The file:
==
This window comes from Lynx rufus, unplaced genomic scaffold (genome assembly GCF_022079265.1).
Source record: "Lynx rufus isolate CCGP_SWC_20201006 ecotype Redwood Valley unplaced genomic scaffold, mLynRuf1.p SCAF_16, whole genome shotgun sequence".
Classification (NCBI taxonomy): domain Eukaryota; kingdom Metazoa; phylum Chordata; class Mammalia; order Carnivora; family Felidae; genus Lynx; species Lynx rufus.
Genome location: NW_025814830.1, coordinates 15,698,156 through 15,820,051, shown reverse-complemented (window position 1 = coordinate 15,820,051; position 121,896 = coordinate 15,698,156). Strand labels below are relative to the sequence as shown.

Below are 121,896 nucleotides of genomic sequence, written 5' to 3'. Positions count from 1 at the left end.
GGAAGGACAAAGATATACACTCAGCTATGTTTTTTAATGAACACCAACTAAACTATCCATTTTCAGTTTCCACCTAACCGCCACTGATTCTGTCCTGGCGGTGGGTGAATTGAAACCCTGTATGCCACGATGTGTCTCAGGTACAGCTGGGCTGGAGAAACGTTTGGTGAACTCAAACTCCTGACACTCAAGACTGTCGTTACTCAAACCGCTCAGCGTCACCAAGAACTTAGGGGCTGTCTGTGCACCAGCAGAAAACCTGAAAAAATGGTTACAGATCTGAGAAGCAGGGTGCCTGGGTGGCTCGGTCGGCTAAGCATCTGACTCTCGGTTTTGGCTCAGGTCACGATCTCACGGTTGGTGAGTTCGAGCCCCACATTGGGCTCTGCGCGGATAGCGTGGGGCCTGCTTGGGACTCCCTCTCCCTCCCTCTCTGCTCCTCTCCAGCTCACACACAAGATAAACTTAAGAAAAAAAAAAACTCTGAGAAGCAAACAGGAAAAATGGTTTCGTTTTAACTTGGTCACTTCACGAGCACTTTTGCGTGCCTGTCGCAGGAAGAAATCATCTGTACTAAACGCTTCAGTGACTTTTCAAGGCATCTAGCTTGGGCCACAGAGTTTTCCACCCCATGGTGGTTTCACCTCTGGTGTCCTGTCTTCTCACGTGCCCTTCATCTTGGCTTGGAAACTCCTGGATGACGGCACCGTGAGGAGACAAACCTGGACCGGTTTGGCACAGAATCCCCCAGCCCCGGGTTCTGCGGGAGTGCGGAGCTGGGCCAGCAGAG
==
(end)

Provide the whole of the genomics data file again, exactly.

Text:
This window comes from Lynx rufus, unplaced genomic scaffold (genome assembly GCF_022079265.1).
Source record: "Lynx rufus isolate CCGP_SWC_20201006 ecotype Redwood Valley unplaced genomic scaffold, mLynRuf1.p SCAF_16, whole genome shotgun sequence".
Classification (NCBI taxonomy): domain Eukaryota; kingdom Metazoa; phylum Chordata; class Mammalia; order Carnivora; family Felidae; genus Lynx; species Lynx rufus.
Genome location: NW_025814830.1, coordinates 15,698,156 through 15,820,051, shown reverse-complemented (window position 1 = coordinate 15,820,051; position 121,896 = coordinate 15,698,156). Strand labels below are relative to the sequence as shown.

Below are 121,896 nucleotides of genomic sequence, written 5' to 3'. Positions count from 1 at the left end.
GGAAGGACAAAGATATACACTCAGCTATGTTTTTTAATGAACACCAACTAAACTATCCATTTTCAGTTTCCACCTAACCGCCACTGATTCTGTCCTGGCGGTGGGTGAATTGAAACCCTGTATGCCACGATGTGTCTCAGGTACAGCTGGGCTGGAGAAACGTTTGGTGAACTCAAACTCCTGACACTCAAGACTGTCGTTACTCAAACCGCTCAGCGTCACCAAGAACTTAGGGGCTGTCTGTGCACCAGCAGAAAACCTGAAAAAATGGTTACAGATCTGAGAAGCAGGGTGCCTGGGTGGCTCGGTCGGCTAAGCATCTGACTCTCGGTTTTGGCTCAGGTCACGATCTCACGGTTGGTGAGTTCGAGCCCCACATTGGGCTCTGCGCGGATAGCGTGGGGCCTGCTTGGGACTCCCTCTCCCTCCCTCTCTGCTCCTCTCCAGCTCACACACAAGATAAACTTAAGAAAAAAAAAAACTCTGAGAAGCAAACAGGAAAAATGGTTTCGTTTTAACTTGGTCACTTCACGAGCACTTTTGCGTGCCTGTCGCAGGAAGAAATCATCTGTACTAAACGCTTCAGTGACTTTTCAAGGCATCTAGCTTGGGCCACAGAGTTTTCCACCCCATGGTGGTTTCACCTCTGGTGTCCTGTCTTCTCACGTGCCCTTCATCTTGGCTTGGAAACTCCTGGATGACGGCACCGTGAGGAGACAAACCTGGACCGGTTTGGCACAGAATCCCCCAGCCCCGGGTTCTGCGGGAGTGCGGAGCTGGGCCAGCAGAG